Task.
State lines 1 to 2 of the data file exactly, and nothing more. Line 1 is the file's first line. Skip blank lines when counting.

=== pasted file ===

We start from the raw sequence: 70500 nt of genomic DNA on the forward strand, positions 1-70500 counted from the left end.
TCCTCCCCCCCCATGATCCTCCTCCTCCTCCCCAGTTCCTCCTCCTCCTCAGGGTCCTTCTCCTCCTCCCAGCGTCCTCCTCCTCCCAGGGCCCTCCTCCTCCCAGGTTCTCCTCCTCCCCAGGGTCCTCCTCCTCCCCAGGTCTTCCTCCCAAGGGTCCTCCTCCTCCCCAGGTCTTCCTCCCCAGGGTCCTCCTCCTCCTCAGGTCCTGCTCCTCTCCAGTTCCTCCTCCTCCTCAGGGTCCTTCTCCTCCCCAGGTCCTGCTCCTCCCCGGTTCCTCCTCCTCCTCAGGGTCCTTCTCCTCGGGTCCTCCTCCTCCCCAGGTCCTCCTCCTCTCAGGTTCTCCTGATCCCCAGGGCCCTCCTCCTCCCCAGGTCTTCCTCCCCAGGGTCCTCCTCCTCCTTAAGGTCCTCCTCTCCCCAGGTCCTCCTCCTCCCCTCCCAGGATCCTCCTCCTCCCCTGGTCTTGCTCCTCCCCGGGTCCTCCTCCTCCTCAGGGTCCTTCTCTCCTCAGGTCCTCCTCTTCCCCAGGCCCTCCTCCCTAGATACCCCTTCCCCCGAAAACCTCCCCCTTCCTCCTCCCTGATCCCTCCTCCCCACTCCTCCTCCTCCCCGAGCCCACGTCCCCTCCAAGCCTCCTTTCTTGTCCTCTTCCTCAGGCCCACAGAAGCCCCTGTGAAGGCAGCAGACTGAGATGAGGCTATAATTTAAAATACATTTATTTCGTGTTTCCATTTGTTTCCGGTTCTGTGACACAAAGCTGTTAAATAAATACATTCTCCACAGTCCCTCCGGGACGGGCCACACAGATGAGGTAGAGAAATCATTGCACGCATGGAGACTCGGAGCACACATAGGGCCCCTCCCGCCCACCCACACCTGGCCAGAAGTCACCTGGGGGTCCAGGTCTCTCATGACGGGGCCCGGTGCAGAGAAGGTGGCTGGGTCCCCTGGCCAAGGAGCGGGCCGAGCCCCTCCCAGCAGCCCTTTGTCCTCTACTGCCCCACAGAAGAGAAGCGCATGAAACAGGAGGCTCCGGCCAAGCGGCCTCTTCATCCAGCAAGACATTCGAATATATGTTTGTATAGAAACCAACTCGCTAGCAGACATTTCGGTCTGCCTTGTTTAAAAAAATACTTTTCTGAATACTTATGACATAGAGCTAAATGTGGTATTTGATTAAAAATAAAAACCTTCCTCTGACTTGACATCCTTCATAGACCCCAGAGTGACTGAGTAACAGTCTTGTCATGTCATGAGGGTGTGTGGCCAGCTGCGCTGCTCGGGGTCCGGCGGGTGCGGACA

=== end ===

We start from the raw sequence: 70500 nt of genomic DNA on the forward strand, positions 1-70500 counted from the left end.
TCCTCCCCCCCCATGATCCTCCTCCTCCTCCCCAGTTCCTCCTCCTCCTCAGGGTCCTTCTCCTCCTCCCAGCGTCCTCCTCCTCCCAGGGCCCTCCTCCTCCCAGGTTCTCCTCCTCCCCAGGGTCCTCCTCCTCCCCAGGTCTTCCTCCCAAGGGTCCTCCTCCTCCCCAGGTCTTCCTCCCCAGGGTCCTCCTCCTCCTCAGGTCCTGCTCCTCTCCAGTTCCTCCTCCTCCTCAGGGTCCTTCTCCTCCCCAGGTCCTGCTCCTCCCCGGTTCCTCCTCCTCCTCAGGGTCCTTCTCCTCGGGTCCTCCTCCTCCCCAGGTCCTCCTCCTCTCAGGTTCTCCTGATCCCCAGGGCCCTCCTCCTCCCCAGGTCTTCCTCCCCAGGGTCCTCCTCCTCCTTAAGGTCCTCCTCTCCCCAGGTCCTCCTCCTCCCCTCCCAGGATCCTCCTCCTCCCCTGGTCTTGCTCCTCCCCGGGTCCTCCTCCTCCTCAGGGTCCTTCTCTCCTCAGGTCCTCCTCTTCCCCAGGCCCTCCTCCCTAGATACCCCTTCCCCCGAAAACCTCCCCCTTCCTCCTCCCTGATCCCTCCTCCCCACTCCTCCTCCTCCCCGAGCCCACGTCCCCTCCAAGCCTCCTTTCTTGTCCTCTTCCTCAGGCCCACAGAAGCCCCTGTGAAGGCAGCAGACTGAGATGAGGCTATAATTTAAAATACATTTATTTCGTGTTTCCATTTGTTTCCGGTTCTGTGACACAAAGCTGTTAAATAAATACATTCTCCACAGTCCCTCCGGGACGGGCCACACAGATGAGGTAGAGAAATCATTGCACGCATGGAGACTCGGAGCACACATAGGGCCCCTCCCGCCCACCCACACCTGGCCAGAAGTCACCTGGGGGTCCAGGTCTCTCATGACGGGGCCCGGTGCAGAGAAGGTGGCTGGGTCCCCTGGCCAAGGAGCGGGCCGAGCCCCTCCCAGCAGCCCTTTGTCCTCTACTGCCCCACAGAAGAGAAGCGCATGAAACAGGAGGCTCCGGCCAAGCGGCCTCTTCATCCAGCAAGACATTCGAATATATGTTTGTATAGAAACCAACTCGCTAGCAGACATTTCGGTCTGCCTTGTTTAAAAAAATACTTTTCTGAATACTTATGACATAGAGCTAAATGTGGTATTTGATTAAAAATAAAAACCTTCCTCTGACTTGACATCCTTCATAGACCCCAGAGTGACTGAGTAACAGTCTTGTCATGTCATGAGGGTGTGTGGCCAGCTGCGCTGCTCGGGGTCCGGCGGGTGCGGACA